Minutes from the October meeting hint at an FOMC that is aiming at a dovish hike in December.
Dovish because: (a) it seems likely that they will emphasize the low equilibrium real rates as a reason for "keeping the target federal funds rate below the levels the Committee views as normal in the longer run" even after full employment and 2% inflation, and (b) it appears likely that a message will be sent that the Fed will not run out of ammunition and it would be ready to reverse course if economy unexpectedly weakens (perhaps "unconventional" policies will become "conventional"?).
The point (b) above is important because it might be what is needed for the 'doves' to be on board for voting for a hike next month.
Main takeaways from the Committee:
- Decision to be on hold explained:
- Almost all members agreed it was appropriate to wait for additional information to clarify whether the recent deceleration in the pace of progress in the labor market was transitory or reflected more persistent factors (note: the October report, released after the meeting, was probably enough to conclude deceleration was transitory).
- Also, in the absence of greater confidence about the inflation outlook, it would be prudent to wait for additional information.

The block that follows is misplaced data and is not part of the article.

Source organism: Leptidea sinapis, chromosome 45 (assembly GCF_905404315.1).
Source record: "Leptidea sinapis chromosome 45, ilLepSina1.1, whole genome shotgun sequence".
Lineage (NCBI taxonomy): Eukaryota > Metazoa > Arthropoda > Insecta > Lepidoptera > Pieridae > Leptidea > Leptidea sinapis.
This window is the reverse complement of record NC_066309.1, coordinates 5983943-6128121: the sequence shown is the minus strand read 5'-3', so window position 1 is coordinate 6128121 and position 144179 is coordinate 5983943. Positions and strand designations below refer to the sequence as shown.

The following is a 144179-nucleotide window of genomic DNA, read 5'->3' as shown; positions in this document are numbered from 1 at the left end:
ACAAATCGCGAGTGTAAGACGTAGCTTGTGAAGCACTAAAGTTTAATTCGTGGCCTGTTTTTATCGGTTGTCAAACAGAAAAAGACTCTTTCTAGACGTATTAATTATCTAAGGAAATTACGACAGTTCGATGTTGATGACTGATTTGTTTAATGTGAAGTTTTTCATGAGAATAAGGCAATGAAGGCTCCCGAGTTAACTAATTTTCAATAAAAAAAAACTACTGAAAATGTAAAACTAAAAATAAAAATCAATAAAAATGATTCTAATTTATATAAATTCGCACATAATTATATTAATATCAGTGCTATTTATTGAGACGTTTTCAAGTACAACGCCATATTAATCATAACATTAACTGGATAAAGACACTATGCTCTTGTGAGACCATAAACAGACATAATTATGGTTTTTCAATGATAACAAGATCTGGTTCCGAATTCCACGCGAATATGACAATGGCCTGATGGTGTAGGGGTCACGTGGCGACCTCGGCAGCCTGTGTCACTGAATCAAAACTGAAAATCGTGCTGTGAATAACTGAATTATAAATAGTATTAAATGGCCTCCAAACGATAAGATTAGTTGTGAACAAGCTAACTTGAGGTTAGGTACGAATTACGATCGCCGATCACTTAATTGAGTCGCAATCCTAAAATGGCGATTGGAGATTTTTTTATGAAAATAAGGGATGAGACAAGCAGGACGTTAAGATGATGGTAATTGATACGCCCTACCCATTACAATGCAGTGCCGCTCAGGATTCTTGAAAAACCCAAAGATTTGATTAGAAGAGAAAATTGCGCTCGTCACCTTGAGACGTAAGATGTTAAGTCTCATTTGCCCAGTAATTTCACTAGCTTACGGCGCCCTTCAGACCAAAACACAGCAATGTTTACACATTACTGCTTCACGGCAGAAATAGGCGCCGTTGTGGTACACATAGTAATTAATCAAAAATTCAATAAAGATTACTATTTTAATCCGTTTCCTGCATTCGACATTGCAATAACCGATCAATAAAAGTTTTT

- How much further progress in labor market is needed?
- Members expressed a range of views regarding the extent of further progress in labor market indicators they would need to see to judge it appropriate to raise the target range for the fed funds in December.
- How much progress toward 2 percent inflation?
- The same bla bla that members anticipate inflation would gradually return to 2% over the medium term.
- But minutes mentioned that most of the members were not yet sufficiently confident of that to begin increasing rates.
- A couple of members expressed concern about the continued decline in market-based measures of inflation compensation. "Moreover, the risk was noted that downward pressures on inflation from the appreciation of the dollar could persist".
- The October CPI report, however, has shown all the measures of core inflation rising (see http://bit.ly/USOctCPI).
- Changes to postmeeting statement:
- FOMC changed its near-term policy path from the assessment that would be needed to determine "how long to maintain the current target range" to what would be needed to determine "whether it would be appropriate to raise the target range at its next meeting".
- The idea was to convey the information that rates would be increased IF: (a) unanticipated shocks do not adversely affect economic outlook, and (b) incoming data support expectation labor market will continue to improve and inflation will return to 2%.
- So the goal was to leave policy options open for December; but a couple of members worried this could be signaling too strongly that rates would be increased in December.
Discussion on equilibrium real rates (r*)
- The staff briefed the participants regarding the concept of an equilibrium real interest rate (r*).
- Conclusions leaned towards:
- r* was negative in the aftermath of the 2008-09 financial crisis and is currently close to zero.